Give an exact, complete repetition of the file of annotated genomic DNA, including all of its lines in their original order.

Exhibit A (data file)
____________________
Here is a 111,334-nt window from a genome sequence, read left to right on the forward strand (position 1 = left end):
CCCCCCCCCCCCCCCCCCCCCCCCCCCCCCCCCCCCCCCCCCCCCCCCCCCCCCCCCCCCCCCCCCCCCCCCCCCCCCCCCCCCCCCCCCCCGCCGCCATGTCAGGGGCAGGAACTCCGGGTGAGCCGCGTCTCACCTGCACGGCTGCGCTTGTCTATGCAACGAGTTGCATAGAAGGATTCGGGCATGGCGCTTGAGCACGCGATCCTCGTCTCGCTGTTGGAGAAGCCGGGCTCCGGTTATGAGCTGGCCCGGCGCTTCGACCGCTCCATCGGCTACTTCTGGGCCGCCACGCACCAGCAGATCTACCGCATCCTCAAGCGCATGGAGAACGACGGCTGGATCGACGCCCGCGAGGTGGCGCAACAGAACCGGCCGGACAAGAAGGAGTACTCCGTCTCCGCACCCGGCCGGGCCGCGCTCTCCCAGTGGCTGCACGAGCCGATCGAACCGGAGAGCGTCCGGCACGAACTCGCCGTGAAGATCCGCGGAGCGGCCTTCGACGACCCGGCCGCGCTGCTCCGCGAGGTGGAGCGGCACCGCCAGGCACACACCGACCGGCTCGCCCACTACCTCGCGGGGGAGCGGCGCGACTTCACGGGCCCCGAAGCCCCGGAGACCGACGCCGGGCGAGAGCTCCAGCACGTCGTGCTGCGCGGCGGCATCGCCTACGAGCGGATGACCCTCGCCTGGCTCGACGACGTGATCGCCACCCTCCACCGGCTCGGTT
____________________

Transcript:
Here is a 111,334-nt window from a genome sequence, read left to right on the forward strand (position 1 = left end):
CCCCCCCCCCCCCCCCCCCCCCCCCCCCCCCCCCCCCCCCCCCCCCCCCCCCCCCCCCCCCCCCCCCCCCCCCCCCCCCCCCCCCCCCCCCCGCCGCCATGTCAGGGGCAGGAACTCCGGGTGAGCCGCGTCTCACCTGCACGGCTGCGCTTGTCTATGCAACGAGTTGCATAGAAGGATTCGGGCATGGCGCTTGAGCACGCGATCCTCGTCTCGCTGTTGGAGAAGCCGGGCTCCGGTTATGAGCTGGCCCGGCGCTTCGACCGCTCCATCGGCTACTTCTGGGCCGCCACGCACCAGCAGATCTACCGCATCCTCAAGCGCATGGAGAACGACGGCTGGATCGACGCCCGCGAGGTGGCGCAACAGAACCGGCCGGACAAGAAGGAGTACTCCGTCTCCGCACCCGGCCGGGCCGCGCTCTCCCAGTGGCTGCACGAGCCGATCGAACCGGAGAGCGTCCGGCACGAACTCGCCGTGAAGATCCGCGGAGCGGCCTTCGACGACCCGGCCGCGCTGCTCCGCGAGGTGGAGCGGCACCGCCAGGCACACACCGACCGGCTCGCCCACTACCTCGCGGGGGAGCGGCGCGACTTCACGGGCCCCGAAGCCCCGGAGACCGACGCCGGGCGAGAGCTCCAGCACGTCGTGCTGCGCGGCGGCATCGCCTACGAGCGGATGACCCTCGCCTGGCTCGACGACGTGATCGCCACCCTCCACCGGCTCGGTT